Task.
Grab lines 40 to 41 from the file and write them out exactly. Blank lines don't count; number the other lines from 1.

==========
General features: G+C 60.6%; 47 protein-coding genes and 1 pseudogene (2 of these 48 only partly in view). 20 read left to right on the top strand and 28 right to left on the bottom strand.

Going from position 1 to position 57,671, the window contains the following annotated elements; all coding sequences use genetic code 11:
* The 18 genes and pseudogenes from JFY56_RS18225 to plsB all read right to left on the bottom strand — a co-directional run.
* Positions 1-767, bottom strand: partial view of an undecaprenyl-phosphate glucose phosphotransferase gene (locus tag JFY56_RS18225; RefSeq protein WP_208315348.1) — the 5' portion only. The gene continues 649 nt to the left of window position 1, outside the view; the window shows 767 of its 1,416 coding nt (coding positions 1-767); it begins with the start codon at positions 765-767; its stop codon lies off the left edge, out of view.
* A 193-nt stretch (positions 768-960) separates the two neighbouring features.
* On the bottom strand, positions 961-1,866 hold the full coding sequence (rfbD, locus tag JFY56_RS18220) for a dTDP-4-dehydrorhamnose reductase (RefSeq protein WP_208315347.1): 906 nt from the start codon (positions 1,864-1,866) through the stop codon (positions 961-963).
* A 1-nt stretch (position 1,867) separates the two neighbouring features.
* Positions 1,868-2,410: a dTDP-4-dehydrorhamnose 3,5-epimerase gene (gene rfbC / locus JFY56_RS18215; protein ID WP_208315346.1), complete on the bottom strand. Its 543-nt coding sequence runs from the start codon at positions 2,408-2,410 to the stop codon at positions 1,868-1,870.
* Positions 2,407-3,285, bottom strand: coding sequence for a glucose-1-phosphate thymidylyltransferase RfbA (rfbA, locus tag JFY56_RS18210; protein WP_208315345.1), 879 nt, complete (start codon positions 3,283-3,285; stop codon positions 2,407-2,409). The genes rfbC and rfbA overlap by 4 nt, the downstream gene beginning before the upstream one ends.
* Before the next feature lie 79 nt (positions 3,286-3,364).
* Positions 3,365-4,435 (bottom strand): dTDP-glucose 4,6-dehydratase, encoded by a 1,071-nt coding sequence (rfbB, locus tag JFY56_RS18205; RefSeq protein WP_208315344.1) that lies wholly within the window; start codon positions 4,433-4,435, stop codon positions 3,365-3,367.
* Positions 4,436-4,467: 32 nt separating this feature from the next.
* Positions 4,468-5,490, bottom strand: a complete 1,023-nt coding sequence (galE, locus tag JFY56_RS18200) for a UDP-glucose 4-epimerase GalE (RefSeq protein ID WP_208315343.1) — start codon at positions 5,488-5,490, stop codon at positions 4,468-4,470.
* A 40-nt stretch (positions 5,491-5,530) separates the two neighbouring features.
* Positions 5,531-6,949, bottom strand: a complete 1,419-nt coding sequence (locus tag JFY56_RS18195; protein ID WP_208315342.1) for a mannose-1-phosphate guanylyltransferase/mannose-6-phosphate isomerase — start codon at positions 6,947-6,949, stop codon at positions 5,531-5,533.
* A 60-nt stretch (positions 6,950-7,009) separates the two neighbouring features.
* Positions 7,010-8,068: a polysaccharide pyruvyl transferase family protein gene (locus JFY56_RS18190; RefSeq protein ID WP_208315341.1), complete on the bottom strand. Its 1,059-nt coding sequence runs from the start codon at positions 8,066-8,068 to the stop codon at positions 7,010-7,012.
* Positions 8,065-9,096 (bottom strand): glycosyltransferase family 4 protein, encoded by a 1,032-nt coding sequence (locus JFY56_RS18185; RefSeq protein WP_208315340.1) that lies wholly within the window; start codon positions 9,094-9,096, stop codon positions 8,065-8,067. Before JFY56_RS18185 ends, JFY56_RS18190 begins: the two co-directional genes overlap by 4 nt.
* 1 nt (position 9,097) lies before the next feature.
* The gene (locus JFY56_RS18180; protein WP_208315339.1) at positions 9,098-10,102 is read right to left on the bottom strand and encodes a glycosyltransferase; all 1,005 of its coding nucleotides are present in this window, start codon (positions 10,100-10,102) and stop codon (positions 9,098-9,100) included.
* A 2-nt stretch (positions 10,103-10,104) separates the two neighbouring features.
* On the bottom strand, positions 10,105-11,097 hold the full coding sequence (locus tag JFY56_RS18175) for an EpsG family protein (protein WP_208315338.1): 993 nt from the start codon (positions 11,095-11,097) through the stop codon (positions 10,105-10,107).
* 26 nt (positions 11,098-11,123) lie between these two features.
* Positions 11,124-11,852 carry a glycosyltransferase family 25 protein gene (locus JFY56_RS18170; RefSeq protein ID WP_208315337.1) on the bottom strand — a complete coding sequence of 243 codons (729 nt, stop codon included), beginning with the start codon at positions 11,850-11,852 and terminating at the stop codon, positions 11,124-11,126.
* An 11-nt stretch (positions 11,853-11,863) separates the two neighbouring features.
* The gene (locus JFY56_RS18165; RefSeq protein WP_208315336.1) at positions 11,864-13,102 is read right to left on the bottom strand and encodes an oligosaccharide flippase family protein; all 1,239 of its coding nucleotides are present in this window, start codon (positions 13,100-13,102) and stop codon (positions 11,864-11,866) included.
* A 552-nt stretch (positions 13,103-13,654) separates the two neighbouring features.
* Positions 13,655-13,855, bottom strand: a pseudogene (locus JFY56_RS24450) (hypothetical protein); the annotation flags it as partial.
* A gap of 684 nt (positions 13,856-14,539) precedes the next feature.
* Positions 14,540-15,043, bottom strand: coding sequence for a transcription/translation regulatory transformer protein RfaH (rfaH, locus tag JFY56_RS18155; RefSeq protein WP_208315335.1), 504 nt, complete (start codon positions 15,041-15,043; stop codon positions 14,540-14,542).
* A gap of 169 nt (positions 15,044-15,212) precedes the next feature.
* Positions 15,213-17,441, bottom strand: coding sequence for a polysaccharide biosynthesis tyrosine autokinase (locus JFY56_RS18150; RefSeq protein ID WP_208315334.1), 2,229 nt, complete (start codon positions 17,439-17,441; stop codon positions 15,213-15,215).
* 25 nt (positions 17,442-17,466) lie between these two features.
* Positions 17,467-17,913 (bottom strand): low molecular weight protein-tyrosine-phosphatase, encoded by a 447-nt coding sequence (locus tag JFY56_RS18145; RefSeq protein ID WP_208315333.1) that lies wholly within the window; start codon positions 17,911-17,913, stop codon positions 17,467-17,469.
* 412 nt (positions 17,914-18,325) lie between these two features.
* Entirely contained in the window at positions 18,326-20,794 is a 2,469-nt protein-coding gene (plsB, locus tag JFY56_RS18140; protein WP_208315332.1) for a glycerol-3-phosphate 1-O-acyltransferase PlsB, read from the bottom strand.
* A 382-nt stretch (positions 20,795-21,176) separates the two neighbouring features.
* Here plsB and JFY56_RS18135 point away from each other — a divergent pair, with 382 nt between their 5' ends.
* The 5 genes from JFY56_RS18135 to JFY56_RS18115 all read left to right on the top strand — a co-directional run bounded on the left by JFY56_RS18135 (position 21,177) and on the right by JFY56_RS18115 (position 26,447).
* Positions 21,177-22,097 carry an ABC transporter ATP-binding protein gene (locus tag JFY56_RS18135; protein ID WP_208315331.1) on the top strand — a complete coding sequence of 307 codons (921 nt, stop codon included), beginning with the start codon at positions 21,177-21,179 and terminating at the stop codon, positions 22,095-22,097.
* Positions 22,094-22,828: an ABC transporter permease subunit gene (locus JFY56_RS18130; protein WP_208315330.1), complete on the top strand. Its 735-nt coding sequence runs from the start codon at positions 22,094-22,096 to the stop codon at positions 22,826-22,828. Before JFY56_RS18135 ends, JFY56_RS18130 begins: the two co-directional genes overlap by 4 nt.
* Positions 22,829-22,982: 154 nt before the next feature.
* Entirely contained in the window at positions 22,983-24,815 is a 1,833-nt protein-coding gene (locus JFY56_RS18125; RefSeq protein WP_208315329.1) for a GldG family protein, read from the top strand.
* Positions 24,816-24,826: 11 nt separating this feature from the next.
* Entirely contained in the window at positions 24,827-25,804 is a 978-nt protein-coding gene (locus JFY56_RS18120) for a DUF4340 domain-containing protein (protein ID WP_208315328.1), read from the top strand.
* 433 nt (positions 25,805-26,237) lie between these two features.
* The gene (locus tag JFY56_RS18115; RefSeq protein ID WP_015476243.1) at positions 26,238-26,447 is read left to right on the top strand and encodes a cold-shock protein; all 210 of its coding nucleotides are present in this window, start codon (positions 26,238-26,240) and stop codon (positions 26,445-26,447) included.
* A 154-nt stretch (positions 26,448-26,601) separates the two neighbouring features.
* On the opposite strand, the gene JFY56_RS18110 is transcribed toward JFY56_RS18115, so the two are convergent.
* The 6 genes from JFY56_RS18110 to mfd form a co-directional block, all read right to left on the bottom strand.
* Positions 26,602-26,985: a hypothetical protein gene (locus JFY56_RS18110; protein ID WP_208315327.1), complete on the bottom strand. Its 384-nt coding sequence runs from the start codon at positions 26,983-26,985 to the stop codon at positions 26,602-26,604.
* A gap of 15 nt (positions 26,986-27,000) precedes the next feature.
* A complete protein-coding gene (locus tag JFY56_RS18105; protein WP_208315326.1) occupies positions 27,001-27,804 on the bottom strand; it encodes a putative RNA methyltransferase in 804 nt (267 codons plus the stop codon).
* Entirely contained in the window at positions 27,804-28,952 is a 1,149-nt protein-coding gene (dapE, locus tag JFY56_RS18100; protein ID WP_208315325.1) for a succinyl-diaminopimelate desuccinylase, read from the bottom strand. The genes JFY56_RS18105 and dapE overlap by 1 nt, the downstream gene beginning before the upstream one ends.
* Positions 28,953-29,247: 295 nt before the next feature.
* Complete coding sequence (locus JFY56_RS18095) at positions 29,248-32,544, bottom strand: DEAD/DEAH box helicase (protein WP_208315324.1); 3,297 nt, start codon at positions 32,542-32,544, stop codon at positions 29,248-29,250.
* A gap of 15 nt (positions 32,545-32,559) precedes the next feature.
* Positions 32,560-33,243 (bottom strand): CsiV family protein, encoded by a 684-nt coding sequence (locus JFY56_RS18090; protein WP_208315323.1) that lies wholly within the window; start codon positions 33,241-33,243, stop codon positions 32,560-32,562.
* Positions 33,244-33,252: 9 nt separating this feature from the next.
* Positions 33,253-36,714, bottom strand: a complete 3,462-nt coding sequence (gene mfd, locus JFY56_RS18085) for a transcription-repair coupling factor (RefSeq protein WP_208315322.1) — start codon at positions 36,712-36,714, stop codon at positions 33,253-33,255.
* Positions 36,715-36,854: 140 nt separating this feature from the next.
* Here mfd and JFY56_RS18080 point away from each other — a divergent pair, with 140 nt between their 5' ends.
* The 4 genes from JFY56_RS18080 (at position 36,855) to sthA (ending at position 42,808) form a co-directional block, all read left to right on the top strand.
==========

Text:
* Positions 21,177-22,097 carry an ABC transporter ATP-binding protein gene (locus tag JFY56_RS18135; protein ID WP_208315331.1) on the top strand — a complete coding sequence of 307 codons (921 nt, stop codon included), beginning with the start codon at positions 21,177-21,179 and terminating at the stop codon, positions 22,095-22,097.
* Positions 22,094-22,828: an ABC transporter permease subunit gene (locus JFY56_RS18130; protein WP_208315330.1), complete on the top strand. Its 735-nt coding sequence runs from the start codon at positions 22,094-22,096 to the stop codon at positions 22,826-22,828. Before JFY56_RS18135 ends, JFY56_RS18130 begins: the two co-directional genes overlap by 4 nt.